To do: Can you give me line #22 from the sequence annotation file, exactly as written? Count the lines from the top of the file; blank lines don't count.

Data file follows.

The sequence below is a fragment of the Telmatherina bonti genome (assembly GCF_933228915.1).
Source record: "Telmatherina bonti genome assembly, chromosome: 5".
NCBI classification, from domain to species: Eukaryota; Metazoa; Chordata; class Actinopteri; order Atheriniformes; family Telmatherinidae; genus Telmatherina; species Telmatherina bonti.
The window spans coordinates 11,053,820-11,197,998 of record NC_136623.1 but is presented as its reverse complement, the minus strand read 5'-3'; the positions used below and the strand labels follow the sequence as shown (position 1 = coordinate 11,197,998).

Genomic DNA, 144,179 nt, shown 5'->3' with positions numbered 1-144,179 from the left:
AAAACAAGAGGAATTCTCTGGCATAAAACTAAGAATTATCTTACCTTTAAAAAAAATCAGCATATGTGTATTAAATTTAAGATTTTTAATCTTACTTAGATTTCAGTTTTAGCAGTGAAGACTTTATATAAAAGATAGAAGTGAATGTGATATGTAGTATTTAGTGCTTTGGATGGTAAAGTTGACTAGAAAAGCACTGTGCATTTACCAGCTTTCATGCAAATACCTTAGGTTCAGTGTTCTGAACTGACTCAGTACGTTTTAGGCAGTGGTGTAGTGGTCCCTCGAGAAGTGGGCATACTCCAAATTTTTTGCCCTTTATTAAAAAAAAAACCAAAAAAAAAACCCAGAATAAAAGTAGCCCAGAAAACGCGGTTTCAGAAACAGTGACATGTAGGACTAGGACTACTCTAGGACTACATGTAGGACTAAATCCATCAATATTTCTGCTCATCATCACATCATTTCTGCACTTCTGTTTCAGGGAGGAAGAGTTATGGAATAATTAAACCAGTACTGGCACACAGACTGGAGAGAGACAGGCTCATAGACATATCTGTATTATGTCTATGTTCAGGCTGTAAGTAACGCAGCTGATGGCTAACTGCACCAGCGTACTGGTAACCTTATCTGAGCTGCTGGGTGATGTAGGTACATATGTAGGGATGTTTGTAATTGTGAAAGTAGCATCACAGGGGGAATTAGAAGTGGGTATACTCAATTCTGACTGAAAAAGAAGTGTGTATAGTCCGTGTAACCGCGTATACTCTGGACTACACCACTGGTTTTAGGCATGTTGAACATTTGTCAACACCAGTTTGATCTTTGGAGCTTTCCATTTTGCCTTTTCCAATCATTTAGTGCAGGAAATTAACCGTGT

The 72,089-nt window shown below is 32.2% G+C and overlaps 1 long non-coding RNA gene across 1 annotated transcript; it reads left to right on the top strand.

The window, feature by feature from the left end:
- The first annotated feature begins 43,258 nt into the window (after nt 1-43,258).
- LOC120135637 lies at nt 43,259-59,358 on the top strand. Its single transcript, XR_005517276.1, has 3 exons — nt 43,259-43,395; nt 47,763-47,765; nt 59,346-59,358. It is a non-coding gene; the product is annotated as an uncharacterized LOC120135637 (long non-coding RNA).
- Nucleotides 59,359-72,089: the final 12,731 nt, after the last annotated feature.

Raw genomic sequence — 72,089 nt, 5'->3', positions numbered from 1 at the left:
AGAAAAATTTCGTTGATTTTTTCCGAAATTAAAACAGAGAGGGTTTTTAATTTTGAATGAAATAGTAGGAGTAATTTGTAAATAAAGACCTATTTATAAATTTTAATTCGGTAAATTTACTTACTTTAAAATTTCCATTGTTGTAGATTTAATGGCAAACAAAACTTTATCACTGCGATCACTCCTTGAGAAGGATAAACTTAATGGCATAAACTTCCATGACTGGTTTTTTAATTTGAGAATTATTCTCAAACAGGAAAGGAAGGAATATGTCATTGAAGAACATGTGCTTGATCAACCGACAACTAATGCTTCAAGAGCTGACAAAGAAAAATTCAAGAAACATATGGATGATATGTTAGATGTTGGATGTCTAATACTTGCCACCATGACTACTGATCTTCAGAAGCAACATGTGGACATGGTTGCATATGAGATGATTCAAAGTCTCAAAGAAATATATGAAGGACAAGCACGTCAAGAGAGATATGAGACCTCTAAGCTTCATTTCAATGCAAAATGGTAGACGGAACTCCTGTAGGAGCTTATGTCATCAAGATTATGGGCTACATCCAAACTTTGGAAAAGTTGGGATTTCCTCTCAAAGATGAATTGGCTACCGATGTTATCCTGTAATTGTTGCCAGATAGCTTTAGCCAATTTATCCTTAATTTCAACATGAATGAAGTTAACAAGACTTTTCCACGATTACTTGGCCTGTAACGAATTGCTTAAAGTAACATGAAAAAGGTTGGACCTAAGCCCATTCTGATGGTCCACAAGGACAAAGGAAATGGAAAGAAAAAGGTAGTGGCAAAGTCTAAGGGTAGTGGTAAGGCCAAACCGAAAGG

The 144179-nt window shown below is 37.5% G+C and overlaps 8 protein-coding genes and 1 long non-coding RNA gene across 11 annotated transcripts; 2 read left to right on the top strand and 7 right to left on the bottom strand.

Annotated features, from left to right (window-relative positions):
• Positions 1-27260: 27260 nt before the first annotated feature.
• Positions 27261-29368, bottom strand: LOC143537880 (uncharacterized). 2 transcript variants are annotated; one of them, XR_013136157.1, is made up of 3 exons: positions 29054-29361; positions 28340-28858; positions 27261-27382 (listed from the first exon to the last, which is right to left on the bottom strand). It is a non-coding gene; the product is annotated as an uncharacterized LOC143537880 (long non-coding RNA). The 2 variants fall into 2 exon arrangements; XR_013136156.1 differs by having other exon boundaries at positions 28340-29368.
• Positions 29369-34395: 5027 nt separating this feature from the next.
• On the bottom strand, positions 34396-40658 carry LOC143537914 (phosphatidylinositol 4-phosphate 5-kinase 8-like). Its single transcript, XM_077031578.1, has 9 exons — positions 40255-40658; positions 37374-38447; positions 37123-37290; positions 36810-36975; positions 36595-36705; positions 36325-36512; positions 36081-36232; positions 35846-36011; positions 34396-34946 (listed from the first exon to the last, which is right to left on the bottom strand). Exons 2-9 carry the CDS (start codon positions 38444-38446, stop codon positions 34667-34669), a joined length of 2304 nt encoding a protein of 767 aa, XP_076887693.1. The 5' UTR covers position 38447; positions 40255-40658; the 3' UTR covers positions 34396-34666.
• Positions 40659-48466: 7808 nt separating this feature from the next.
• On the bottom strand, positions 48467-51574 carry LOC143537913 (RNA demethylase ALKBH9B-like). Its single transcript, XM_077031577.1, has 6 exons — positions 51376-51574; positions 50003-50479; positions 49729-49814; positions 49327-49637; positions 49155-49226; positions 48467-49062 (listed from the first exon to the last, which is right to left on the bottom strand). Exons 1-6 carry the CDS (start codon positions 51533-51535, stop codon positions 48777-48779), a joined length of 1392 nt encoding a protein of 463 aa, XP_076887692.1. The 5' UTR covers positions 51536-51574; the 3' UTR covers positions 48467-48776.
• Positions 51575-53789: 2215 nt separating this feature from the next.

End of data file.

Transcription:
• Positions 51575-53789: 2215 nt separating this feature from the next.